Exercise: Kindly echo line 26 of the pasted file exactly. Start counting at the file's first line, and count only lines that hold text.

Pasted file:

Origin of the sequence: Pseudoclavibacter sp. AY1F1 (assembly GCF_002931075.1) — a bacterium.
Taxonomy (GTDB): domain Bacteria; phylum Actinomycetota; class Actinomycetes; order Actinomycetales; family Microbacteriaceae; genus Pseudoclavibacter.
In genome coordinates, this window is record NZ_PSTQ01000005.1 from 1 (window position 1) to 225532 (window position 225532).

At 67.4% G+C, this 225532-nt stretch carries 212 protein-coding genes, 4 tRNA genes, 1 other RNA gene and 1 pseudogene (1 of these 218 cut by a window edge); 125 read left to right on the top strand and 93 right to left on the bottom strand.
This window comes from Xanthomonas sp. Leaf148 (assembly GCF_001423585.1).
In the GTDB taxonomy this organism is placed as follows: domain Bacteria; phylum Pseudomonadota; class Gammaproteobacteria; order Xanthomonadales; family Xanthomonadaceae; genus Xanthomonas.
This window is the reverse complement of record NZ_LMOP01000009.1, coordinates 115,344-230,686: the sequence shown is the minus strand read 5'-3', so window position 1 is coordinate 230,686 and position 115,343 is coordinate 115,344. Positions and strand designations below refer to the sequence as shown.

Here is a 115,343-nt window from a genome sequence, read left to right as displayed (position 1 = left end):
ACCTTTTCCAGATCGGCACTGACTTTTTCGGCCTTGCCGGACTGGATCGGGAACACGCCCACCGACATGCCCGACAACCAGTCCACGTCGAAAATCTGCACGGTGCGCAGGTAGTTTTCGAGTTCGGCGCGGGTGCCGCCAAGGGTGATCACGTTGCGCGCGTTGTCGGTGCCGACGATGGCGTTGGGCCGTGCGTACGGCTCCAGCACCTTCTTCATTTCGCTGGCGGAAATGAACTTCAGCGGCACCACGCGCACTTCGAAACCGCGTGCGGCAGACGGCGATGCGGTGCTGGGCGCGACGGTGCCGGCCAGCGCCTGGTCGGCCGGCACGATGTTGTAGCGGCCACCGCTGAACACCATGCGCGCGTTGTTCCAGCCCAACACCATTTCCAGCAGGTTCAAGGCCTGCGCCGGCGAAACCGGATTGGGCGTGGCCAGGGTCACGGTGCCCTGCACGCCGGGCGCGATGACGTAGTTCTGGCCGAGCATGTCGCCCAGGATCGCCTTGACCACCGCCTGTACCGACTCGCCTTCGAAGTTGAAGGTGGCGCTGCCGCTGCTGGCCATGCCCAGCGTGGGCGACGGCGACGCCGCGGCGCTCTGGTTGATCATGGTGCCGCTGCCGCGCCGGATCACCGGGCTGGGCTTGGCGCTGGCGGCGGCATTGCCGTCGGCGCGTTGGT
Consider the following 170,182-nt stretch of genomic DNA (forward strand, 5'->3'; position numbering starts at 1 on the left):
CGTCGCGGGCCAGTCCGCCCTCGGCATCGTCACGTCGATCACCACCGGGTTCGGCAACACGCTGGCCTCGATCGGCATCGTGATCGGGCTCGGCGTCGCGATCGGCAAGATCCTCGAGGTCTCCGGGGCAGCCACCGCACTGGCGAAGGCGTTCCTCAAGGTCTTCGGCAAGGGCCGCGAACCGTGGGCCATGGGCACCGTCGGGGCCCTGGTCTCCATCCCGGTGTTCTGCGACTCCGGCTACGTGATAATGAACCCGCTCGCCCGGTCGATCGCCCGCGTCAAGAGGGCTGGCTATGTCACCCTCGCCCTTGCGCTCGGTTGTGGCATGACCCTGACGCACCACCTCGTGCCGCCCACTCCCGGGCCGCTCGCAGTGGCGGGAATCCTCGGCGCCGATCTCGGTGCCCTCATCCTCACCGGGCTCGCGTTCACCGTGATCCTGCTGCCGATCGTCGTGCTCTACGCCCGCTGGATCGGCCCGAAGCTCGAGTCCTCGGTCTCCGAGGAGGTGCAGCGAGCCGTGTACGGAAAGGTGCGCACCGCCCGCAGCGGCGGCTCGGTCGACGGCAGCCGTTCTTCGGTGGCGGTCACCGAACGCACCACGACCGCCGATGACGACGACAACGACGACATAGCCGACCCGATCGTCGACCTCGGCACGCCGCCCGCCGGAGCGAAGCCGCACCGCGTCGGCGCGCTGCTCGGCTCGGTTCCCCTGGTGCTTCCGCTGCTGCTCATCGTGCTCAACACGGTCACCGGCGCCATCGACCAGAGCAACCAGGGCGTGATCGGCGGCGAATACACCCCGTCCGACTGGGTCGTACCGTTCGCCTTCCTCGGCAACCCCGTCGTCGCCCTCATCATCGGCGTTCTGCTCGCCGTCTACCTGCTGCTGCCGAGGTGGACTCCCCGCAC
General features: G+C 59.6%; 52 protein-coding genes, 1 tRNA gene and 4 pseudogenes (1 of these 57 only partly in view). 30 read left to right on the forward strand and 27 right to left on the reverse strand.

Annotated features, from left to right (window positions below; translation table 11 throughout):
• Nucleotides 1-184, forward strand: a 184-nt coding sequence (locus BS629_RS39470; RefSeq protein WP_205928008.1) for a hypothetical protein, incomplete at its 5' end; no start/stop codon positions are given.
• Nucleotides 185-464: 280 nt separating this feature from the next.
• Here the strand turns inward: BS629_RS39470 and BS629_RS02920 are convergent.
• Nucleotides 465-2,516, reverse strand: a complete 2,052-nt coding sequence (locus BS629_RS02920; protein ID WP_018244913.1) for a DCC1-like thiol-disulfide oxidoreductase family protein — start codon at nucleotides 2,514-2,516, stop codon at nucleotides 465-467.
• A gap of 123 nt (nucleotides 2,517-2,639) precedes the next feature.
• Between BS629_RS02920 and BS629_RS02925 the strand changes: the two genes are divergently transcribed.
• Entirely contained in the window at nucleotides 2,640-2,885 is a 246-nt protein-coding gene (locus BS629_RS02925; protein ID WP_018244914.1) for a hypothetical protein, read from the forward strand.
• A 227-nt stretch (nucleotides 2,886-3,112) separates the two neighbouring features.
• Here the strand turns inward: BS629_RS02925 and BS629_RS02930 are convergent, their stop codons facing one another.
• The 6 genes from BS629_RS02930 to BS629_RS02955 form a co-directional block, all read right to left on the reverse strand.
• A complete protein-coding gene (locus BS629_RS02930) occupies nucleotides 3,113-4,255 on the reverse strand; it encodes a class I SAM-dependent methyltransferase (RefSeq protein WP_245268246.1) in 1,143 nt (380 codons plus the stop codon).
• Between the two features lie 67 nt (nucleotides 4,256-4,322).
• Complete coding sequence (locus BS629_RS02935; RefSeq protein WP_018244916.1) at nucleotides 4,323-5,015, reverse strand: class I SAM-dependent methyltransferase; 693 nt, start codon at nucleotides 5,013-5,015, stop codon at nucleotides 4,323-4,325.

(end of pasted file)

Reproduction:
• Complete coding sequence (locus BS629_RS02935; RefSeq protein WP_018244916.1) at nucleotides 4,323-5,015, reverse strand: class I SAM-dependent methyltransferase; 693 nt, start codon at nucleotides 5,013-5,015, stop codon at nucleotides 4,323-4,325.